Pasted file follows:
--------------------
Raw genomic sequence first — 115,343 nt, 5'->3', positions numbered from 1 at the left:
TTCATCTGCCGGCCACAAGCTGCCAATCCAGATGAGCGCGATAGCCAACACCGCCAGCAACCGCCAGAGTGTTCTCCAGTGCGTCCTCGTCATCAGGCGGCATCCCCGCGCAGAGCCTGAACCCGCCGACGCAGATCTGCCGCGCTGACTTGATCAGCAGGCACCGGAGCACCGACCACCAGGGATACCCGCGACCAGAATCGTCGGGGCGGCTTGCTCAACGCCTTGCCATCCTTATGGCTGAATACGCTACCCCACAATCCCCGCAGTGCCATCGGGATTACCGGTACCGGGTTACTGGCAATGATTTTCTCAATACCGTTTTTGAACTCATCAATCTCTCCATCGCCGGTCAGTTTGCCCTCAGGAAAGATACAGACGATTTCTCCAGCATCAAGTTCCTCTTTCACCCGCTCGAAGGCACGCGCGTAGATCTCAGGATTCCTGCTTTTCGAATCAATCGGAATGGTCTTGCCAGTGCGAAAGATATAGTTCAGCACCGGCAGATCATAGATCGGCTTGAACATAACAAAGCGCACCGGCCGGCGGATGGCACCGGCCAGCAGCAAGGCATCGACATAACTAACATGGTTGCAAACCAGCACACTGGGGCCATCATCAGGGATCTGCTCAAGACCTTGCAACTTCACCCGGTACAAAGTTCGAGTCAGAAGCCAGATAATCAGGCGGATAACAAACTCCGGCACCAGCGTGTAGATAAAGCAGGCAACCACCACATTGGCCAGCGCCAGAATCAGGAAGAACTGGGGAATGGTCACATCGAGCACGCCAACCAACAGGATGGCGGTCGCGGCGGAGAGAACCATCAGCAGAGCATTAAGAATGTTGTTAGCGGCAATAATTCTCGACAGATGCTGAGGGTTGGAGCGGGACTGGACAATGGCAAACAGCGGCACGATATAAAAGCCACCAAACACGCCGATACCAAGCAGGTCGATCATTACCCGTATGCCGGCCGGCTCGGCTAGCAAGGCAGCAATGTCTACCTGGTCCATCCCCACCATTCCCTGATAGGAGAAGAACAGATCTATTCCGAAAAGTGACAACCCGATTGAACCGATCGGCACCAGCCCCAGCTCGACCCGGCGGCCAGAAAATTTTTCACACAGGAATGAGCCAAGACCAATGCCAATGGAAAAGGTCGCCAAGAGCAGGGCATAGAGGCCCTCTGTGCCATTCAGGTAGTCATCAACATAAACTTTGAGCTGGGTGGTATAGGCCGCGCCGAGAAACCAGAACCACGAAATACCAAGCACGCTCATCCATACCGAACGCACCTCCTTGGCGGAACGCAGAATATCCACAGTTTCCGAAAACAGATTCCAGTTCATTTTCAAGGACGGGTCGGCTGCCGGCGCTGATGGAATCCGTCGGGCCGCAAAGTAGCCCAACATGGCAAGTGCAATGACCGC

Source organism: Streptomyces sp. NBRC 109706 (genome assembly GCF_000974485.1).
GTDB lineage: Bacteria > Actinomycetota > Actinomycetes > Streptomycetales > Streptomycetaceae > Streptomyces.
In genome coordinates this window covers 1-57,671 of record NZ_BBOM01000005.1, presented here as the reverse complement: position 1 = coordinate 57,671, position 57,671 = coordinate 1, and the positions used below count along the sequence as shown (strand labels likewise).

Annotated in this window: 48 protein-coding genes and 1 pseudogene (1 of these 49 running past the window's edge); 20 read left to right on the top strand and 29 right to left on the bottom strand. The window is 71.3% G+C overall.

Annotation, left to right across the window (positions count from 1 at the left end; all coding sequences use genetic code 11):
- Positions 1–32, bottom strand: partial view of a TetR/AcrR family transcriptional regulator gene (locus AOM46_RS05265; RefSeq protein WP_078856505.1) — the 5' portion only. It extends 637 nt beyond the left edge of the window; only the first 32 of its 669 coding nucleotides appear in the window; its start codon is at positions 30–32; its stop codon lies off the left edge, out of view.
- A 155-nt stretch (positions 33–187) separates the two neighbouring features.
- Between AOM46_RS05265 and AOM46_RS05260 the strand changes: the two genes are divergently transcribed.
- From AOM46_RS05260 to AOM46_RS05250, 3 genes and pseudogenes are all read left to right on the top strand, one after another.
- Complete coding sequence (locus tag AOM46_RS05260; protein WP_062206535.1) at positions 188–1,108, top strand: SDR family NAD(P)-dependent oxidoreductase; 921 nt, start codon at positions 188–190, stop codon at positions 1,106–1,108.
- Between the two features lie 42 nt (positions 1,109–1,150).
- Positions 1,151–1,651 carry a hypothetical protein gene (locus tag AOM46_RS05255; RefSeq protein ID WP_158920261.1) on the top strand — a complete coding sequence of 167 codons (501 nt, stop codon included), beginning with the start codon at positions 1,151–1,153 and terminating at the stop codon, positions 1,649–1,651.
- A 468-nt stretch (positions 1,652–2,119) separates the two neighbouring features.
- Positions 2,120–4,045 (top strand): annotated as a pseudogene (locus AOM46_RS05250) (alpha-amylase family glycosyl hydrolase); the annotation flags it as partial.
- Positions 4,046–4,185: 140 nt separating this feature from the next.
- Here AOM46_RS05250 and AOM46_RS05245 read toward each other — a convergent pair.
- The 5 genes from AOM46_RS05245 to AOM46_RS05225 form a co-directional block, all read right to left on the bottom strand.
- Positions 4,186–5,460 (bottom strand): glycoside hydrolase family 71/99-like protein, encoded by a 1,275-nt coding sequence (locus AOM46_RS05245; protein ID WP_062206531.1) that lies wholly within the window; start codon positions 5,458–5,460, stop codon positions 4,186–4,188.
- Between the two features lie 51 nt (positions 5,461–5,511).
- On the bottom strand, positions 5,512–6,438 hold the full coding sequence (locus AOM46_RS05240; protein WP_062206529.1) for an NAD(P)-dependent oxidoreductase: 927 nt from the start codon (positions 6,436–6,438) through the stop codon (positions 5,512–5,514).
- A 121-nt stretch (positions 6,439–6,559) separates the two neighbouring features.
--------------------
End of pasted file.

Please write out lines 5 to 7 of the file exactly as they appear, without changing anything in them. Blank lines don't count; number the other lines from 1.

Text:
In genome coordinates this window covers 1-57,671 of record NZ_BBOM01000005.1, presented here as the reverse complement: position 1 = coordinate 57,671, position 57,671 = coordinate 1, and the positions used below count along the sequence as shown (strand labels likewise).

Annotated in this window: 48 protein-coding genes and 1 pseudogene (1 of these 49 running past the window's edge); 20 read left to right on the top strand and 29 right to left on the bottom strand. The window is 71.3% G+C overall.

Annotation, left to right across the window (positions count from 1 at the left end; all coding sequences use genetic code 11):